A somewhat controversial subject matter for small business owners is the minimum wage and how it can be worked into their financial plan. Though also a federal law, first passed in the Fair Labor Standards Act, a number of states have enacted their own minimum wage legislation, requiring that companies compensate their workers with a minimum amount of earnings for every hour on the clock.

During his State of the Union address, President Barack Obama advocated that Congress raise the national minimum wage.

"To everyone in this Congress who still refuses to raise the minimum wage, I say this: If you truly believe you could work full-time and support a family on less than $15,000 a year, go try it," Obama said during his State of the Union address on Jan. 20. "If not, vote to give millions of the hardest-working people in America a raise."

He added that while raising the minimum wage won't make anyone rich or achieve vast amounts of wealth, it has the potential to help million of families better adjust to the cost of living.

Currently, the national minimum wage is $7.25, according to the U.S. Department of Labor. The Obama administration wants lawmakers to raise it to $10.10 per hour, specifically for federal workers, but also in hopes that private companies might follow suit.

Presently, 29 states and the District of Columbia have minimum wages that are above the federal level, including Arizona, California, Connecticut, Delaware and Florida just to name a few. Many of these increases have only recently come to pass, such as in Maryland, Massachusetts, Michigan and Rhode Island, as noted by the National Conference of State Legislatures. As of Jan. 1, minimum wages rose in nine states, as directed by state law, among them Oregon, Ohio, Washington, Colorado and Montana.

Most support minimum wage increases
Americans, by and large, are in favor of raising the minimum wage. In 2013, more than three-quarters of U.S. consumers supported raising it to $9 per hour. Just 22 percent were opposed to the idea. Additionally, nearly 70 percent said that wage levels should adjust automatically for inflation. Some states, such as Arizona, adjust the rate higher every year based on a cost of living formula. The minimum is presently $8.05 in the Grand Canyon State.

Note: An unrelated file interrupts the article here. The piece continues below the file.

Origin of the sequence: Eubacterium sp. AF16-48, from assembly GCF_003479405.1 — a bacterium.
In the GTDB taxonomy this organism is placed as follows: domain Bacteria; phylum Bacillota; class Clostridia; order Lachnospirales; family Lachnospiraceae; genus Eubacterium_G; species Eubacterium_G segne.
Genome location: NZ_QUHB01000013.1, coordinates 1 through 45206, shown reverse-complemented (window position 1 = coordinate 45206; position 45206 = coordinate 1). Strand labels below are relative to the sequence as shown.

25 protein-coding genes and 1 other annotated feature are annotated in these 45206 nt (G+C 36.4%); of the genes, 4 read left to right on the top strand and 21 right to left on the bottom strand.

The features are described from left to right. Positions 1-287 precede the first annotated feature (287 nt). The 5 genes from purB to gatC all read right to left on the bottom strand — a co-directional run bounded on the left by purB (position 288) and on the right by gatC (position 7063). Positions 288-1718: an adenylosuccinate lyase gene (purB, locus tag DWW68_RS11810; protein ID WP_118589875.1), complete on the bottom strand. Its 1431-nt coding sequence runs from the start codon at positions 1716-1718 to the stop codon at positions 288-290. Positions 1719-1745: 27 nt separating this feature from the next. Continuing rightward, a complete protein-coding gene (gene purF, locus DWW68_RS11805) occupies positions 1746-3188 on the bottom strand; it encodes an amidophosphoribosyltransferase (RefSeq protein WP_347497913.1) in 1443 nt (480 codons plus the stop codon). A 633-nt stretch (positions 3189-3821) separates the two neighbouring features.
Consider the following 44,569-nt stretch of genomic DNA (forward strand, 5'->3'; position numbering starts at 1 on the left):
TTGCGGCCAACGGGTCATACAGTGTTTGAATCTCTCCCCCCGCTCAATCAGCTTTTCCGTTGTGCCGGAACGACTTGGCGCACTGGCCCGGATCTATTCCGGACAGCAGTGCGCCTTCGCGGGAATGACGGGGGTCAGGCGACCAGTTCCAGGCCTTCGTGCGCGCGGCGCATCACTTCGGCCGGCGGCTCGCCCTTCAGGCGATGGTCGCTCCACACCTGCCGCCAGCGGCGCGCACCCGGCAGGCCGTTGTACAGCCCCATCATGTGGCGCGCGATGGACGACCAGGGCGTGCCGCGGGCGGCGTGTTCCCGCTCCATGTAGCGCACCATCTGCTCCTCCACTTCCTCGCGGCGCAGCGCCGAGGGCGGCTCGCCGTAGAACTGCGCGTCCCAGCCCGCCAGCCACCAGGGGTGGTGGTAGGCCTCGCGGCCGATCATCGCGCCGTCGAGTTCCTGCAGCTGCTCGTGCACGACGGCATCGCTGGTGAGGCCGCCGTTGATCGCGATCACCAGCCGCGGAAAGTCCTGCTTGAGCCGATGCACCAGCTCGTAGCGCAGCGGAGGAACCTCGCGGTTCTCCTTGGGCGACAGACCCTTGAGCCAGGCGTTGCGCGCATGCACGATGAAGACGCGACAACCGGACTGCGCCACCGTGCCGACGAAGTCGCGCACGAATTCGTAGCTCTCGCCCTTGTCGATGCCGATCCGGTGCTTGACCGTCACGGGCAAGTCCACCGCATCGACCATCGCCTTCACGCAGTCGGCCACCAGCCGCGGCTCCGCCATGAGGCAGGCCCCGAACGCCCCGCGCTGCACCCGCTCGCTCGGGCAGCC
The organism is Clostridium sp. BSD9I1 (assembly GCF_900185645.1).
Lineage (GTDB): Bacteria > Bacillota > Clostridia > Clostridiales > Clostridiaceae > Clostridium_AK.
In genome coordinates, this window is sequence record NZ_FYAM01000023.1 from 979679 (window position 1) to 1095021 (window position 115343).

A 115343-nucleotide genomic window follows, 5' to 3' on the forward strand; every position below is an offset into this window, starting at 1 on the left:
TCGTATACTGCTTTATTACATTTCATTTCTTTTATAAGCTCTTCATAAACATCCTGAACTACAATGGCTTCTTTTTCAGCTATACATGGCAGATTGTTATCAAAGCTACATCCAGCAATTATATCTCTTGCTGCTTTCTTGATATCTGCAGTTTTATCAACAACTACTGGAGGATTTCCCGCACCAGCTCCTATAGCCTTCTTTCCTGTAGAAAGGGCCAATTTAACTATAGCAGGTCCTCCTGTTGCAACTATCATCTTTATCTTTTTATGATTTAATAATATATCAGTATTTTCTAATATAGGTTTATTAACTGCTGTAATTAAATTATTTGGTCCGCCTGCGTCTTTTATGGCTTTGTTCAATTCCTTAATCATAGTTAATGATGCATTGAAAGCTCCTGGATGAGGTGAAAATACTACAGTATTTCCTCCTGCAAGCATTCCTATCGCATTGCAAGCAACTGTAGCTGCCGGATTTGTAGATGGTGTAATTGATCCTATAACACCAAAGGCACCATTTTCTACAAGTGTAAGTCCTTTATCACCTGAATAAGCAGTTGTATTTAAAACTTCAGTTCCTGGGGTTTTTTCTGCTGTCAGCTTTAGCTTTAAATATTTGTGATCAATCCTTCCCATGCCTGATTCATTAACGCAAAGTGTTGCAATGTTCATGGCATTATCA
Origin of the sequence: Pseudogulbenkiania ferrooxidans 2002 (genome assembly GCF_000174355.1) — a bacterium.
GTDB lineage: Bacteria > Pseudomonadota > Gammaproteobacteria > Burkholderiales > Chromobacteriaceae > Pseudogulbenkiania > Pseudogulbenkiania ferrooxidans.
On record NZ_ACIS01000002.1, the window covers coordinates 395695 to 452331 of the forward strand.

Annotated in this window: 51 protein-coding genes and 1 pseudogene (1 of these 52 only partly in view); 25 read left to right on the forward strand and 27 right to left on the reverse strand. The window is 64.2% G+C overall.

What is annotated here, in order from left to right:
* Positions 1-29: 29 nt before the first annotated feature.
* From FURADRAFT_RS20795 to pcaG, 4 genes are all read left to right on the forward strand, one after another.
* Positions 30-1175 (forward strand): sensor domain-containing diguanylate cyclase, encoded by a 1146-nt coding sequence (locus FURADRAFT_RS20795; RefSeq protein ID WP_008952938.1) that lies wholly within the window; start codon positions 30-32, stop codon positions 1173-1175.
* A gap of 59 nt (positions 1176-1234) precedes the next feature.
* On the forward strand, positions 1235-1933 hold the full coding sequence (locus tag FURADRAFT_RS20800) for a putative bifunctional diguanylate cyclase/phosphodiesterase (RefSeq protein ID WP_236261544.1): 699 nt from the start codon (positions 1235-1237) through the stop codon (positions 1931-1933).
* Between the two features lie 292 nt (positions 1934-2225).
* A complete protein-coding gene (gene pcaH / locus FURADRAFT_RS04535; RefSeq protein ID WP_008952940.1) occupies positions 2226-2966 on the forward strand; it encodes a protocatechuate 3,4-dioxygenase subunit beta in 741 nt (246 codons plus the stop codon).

Earnings growth – or lack there of – may be at the core of Americans' desire to see a higher minimum wage. Insufficient salaries and health care costs were cited as the most important financial problems facing American families in a separate Gallup survey. Roughly 14 percent of respondents said low income was the biggest financial problem facing the country, up from 13 percent last year, but down from 18 percent in 2012.

Take-home pay has also diminished for most Americans. Median incomes have fallen to slightly more than $53,000, down from $55,000 before 2009.

Wage floors in other parts of the world with labor laws in place are much higher than in the U.S. In Australia, for example, the minimum amount workers older than 20 years old make is $13.55 an hour, up 60 percent since 2000, according to the Wall Street Journal. Economists opposed to raising the minimum wage say that Australia's high unemployment rate suggests that increasing it can have a deleterious effect on job growth.

"High minimum wages inhibit growth in jobs for workers on the edge of the labor force," Ross Garnaut, economic adviser to the government of Australia, told the WSJ.

Other countries where the minimum wage is higher than the U.S.' relative to median wages include France, Belgium, the United Kingdom, Luxembourg and the Netherlands.